Quality Of Service — QoS | Part 2

Quality Of Service — QoS | Part 2

Get Internet QoS

When the Internet was created, was not perceived the need for QoS for applications. In fact the entire Internet follows the philosophy of best effort, that the system guarantees to do everything possible to complete an operation, but no guarantee that the transaction will be completed, nor how. Although the IP protocol provides 4 bits per service type (type of service) and 3 for the priority of each packet, these bits are largely unused.

There are basically two ways to provide assurance on the quality of service:

Quality of Service — Over-Provisioning

The first method, called over-provisioning, is to provide resources in abundance, enough to meet expected peak demand, with a substantial margin of safety. A simple solution, but some believe that in practice is too expensive and does not apply if the peak demand grows faster than when predicted to have new resources takes time.

Priority

The alternative is to administer the available bandwidth, ensuring that packets that must be guaranteed a certain QoS obtain preferential treatment. To achieve this, we must solve two problems:

  • Identify packets that should receive preferential treatment.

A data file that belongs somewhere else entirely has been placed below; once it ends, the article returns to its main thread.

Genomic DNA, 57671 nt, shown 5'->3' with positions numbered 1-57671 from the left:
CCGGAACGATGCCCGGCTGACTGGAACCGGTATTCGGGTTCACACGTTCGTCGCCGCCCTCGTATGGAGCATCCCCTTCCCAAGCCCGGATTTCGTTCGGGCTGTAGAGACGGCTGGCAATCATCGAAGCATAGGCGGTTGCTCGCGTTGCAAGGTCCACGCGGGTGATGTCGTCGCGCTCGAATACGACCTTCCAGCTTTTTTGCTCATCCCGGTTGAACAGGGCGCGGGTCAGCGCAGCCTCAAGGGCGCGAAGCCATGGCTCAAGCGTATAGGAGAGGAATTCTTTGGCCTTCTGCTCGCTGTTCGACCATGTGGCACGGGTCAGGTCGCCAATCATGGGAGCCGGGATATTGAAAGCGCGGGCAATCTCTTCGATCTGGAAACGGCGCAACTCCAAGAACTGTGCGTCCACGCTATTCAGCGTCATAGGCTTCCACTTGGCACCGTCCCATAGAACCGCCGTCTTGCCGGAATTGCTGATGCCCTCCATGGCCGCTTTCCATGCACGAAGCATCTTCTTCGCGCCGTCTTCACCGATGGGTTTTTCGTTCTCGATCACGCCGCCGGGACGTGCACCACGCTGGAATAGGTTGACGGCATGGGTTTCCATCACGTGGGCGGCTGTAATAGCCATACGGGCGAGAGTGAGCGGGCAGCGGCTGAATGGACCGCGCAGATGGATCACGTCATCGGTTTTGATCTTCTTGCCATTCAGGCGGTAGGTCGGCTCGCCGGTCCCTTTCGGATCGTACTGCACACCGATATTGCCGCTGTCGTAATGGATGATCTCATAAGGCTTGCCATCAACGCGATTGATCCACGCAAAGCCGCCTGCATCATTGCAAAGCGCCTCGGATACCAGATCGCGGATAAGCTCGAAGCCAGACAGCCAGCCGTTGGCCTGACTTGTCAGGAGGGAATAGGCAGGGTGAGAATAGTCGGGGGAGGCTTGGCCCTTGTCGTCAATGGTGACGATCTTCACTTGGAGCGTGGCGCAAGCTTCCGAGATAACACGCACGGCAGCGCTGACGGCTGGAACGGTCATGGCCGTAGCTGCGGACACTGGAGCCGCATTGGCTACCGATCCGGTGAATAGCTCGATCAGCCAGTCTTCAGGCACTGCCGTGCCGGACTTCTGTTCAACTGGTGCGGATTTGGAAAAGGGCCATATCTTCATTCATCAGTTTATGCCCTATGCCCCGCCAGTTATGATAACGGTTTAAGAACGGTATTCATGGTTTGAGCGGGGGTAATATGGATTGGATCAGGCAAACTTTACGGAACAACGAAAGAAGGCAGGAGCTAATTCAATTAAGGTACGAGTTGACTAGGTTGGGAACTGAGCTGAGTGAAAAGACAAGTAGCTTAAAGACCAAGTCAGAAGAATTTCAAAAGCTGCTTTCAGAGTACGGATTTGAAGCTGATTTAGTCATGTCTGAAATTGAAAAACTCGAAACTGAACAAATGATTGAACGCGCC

• Applies to these packages a queue discipline to ensure the required performance, applied to the output ports of the router.

Quality of Service — Classification

Structured methods for identifying the traffic priority are:

  • Integrated Services, based on reservations: before starting a session that has the QoS requirements, the application should “ask” if the network can guarantee the performance required. Assess whether the network has adequate resources, and if so, accepts the booking.
  • Differentiated Services, which provides network users prior to entering into a contract that defines the maximum amount of traffic “privileged” that can generate, and Marchini traffic to be given priority using the Service Type field of IP header. Reservations are therefore “static”.

Especially in small networks, you can use simpler methods, which intend to manually identify the routers that prioritize traffic, typically using access control lists (ACLs).

Queue disciplines

In a router that does not apply QoS policies, packets are transmitted on the outgoing ports in the order they arrived. A queue discipline essentially consists in managing different port for each outgoing queues, where packets are classified. The queue discipline will be taken down in what order packets from different queues.

Examples of queue discipline:

  • Priority close: the queues are sorted by priority. Every time you need to transmit a packet, it picks the highest priority queue that has a packet ready. In this way, a higher priority application can monopolize the entire available bandwidth to the detriment of those lower-priority (starving).
  • Weighted round robin: a package is picked up in turn by each queue. In this way, you ensure that all classes of applications can be transmitted. The “weighted” means that each queue can be assigned a weight, or a fraction of the available bandwidth, and packets are taken to ensure that the bandwidth is available. If a traffic class at a certain time does not use the allocated bandwidth, this can be used by others (borrowing bandwidth).